First, some statistics. Mother's Day is celebrating its 98th year as a holiday. It began unofficially in 1908 when Anna Jarvis, the daughter of a peace activist who administered to wounds during the Civil War, wanted to honor her mother. President Woodrow Wilson issued the official proclamation of Mother's Day in 1914. Some years later the Hallmark Card Company came into being and the commercialization of Mother's Day began. Anna Jarvis was furious and spent the rest of her life trying to undo Mother's Day as money spent. She lost. Today we spend $14.6 billion annually celebrating our Mothers (yes, they are probably worth it) and Hallmark sells 1.33 million cards at about $5.99 per card. You do the math. So in honor of my mom, I want to share of little of her life with the world.
I hope some of you are old enough to remember the TV show I Love Lucy, or watch it on any number of channels now. I suggest this, as living with my mother was a lot like living with Lucille Ball in the show. Always funny but not always realizing it, always doing the unexpected, always having the unexpected results and always (or usually always) able to laugh at herself in the process.
Divorce made my mom a single mom in an era when that was not a popular sport. She worked and then came home to be Mom. Dinners were usually straightforward; meat, potatoes, always a salad, and some vegetable that no one would eat. Dinners were sometimes an extreme curiosity when Mom got too creative. That's also when pizza night was born in our house. Rizzo's was the one place near us that made pizza and when they saw us coming, they knew my mom had either blown up the kitchen or tried a vegetable that did not come from a can or the freezer. Then there was the one birthday cake Mom actually made from scratch. I came into the kitchen only to watch it slide off the plate in pieces, icing and all. I cried, not for the cake but for my Mom's one and only ever effort to make one. For some reason we could never fathom, Mom was attached to a bowl of fake fruit she placed on the dining room table. Living on the 8th floor of an apartment building made for the great game of fruit toss. I threw from the balcony and my brother caught down below and my mother had a fit. This was a daily occurrence. One day the fruit disappeared. I was to find it again, years later, stashed in my college truck with a love note. That was the best.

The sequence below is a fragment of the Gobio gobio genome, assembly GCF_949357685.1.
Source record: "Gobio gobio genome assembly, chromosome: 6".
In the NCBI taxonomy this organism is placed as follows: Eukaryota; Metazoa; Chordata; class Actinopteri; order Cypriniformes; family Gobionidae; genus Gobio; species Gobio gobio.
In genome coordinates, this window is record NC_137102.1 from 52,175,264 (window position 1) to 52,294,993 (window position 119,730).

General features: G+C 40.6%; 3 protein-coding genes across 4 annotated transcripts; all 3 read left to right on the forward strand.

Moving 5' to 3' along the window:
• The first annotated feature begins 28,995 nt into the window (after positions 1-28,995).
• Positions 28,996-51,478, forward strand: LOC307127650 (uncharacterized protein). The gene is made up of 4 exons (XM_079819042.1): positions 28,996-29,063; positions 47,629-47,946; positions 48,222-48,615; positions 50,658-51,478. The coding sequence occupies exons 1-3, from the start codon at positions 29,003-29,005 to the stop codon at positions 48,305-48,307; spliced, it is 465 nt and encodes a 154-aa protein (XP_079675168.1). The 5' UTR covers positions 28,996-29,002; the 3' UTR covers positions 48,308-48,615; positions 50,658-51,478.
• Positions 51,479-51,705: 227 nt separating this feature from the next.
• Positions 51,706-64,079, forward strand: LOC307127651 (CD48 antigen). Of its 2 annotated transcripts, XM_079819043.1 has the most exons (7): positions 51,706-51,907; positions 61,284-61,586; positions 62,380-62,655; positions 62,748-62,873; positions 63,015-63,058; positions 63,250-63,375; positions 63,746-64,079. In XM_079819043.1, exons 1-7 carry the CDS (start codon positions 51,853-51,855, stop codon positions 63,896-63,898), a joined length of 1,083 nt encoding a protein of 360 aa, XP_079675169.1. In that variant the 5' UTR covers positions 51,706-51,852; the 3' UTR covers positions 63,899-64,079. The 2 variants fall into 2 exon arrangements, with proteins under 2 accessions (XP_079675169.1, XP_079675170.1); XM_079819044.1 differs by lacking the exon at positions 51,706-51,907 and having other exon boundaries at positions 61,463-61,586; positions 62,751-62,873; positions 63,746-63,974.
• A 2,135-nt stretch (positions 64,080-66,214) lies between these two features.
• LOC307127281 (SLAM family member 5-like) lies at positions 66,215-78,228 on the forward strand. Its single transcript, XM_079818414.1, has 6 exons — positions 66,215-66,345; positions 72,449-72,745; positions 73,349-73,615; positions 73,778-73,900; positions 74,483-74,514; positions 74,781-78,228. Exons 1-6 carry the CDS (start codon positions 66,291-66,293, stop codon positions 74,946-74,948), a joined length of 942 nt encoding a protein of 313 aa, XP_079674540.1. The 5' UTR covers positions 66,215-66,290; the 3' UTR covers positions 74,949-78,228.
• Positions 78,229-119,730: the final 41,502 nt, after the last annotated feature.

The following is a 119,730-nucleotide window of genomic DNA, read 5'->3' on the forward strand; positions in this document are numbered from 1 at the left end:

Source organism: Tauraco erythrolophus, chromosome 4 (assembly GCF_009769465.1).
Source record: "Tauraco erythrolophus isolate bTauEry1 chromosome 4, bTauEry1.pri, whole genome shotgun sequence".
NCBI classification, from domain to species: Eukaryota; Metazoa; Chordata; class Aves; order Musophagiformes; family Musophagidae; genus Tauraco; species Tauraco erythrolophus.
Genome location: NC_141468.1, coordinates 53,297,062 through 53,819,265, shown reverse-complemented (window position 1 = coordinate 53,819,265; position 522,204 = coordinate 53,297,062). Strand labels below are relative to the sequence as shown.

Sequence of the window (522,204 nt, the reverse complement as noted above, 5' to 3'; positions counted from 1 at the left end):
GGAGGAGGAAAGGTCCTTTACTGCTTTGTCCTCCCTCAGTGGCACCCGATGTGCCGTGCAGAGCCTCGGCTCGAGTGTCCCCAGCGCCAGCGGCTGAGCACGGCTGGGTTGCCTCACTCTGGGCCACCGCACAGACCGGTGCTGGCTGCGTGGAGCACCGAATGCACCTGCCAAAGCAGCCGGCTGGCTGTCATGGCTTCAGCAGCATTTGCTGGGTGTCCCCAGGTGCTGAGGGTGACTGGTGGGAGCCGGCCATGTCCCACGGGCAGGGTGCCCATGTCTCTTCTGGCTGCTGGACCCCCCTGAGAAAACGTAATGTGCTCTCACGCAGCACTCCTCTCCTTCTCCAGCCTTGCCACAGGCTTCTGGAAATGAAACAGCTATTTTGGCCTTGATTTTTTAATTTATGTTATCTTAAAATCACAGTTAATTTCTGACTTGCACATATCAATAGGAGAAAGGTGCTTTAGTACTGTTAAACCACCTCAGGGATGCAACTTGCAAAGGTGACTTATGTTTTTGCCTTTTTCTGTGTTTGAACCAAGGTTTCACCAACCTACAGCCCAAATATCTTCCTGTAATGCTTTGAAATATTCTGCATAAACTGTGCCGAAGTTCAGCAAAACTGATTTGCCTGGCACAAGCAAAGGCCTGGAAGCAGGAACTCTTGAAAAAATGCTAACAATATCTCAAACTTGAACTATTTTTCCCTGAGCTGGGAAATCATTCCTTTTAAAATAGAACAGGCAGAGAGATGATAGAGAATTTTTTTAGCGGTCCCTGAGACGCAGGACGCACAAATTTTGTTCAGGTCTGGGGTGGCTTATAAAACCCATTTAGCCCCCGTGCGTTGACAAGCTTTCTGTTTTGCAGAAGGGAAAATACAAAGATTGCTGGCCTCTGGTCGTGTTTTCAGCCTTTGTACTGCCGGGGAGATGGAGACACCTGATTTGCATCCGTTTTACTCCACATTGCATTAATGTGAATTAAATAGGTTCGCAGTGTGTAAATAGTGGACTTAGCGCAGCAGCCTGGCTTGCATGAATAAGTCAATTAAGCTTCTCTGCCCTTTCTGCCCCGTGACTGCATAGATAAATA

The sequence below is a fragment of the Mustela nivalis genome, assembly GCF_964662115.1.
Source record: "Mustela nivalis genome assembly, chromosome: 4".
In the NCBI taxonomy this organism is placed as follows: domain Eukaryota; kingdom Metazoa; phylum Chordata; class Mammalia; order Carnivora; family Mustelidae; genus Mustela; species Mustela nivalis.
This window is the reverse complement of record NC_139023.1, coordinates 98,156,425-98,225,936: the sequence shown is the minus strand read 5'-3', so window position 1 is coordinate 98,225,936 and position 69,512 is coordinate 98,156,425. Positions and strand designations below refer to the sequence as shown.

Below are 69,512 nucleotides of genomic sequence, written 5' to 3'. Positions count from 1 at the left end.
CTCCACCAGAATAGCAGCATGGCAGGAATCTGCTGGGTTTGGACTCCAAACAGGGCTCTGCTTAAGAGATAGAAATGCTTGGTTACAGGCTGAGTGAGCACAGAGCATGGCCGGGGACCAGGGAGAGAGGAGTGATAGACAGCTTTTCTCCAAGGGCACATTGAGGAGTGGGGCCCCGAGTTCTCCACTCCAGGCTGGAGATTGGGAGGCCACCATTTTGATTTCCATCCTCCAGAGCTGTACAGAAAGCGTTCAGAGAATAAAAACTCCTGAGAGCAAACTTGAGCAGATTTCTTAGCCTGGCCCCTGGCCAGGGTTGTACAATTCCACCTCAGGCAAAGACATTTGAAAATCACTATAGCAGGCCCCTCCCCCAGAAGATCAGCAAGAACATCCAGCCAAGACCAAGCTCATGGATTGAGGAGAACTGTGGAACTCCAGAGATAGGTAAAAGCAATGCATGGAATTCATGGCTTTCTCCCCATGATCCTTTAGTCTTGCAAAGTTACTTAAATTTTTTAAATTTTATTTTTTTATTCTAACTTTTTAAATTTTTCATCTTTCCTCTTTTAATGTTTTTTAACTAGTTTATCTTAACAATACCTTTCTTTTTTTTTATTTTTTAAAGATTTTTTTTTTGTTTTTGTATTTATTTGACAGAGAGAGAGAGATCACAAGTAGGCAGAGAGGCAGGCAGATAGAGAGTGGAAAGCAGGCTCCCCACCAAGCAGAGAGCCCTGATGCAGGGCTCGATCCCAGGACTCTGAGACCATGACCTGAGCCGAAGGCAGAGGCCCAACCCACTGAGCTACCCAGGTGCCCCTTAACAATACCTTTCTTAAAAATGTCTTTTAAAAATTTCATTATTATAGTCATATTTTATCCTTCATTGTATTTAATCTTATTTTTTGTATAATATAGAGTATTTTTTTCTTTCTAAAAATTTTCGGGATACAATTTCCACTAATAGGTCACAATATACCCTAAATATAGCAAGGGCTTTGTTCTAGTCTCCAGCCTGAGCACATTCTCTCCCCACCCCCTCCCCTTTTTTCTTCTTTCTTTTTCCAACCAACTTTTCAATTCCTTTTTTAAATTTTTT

Mom was creative in a lot of ways. The month of March, in Philadelphia, seems like a perfect time to go water skiing. So 40 degrees and remnants of snow on the ground, off we went in our bathing suits for a drive to a place offering to take hardy souls. Or snow-skiing in sub zero temperatures where there was no indoor lodge or bathrooms. Freezing was an art form in our family.
My mom was into incidental pyrotechnics. Each year we received an Easter basket cleverly hidden. One year mine was cleverly hidden inside the oven, which Mom had turned on to heat breakfast rolls. I can still smell burning chocolate, jellybeans, and those rubbery, sugary eggs. Skip the smoking eggplant - an immediate must-do after seeing something delicious from The Barefoot Gourmet that set off all the smoke alarms in her condo building. The real singeing moment came when Mom set her Uggs on fire; you know those fad suede boots? Told to waterproof them and put them in her kitchen sink to dry, she did as was told. Not told was that the water deterrent was flammable and fumes ignited her stove's pilot light. Viola! Instant charcoaled Uggs and a visit by the local news in disbelief.
Then there is Mom, the "Deer Hunter." The phone call 3,000 miles away to the West coast went something like,
"There's a deer stuck under my car."
"Where are you?"
"Center City Philadelphia."
"How did the deer get under your car?"
"I have no idea."
"Is it dead or alive?"
"I don't know. I didn't take its pulse."
Now why my mother would call me in Los Angeles instead of the local police is curious. I should note this is not the first deer she has totaled.
Mom, I love you and every zany moment of our lives together. Eighty-eight and still setting the world on fire, if not the Uggs. I think every day is Mother's Day when it comes to you.
And I will buy that Hallmark card and I will contribute to the $1.4 billion spent on flowers every year honoring moms. And I will journey 3,000 miles to give you a kiss on that day. Please always continue to make me laugh.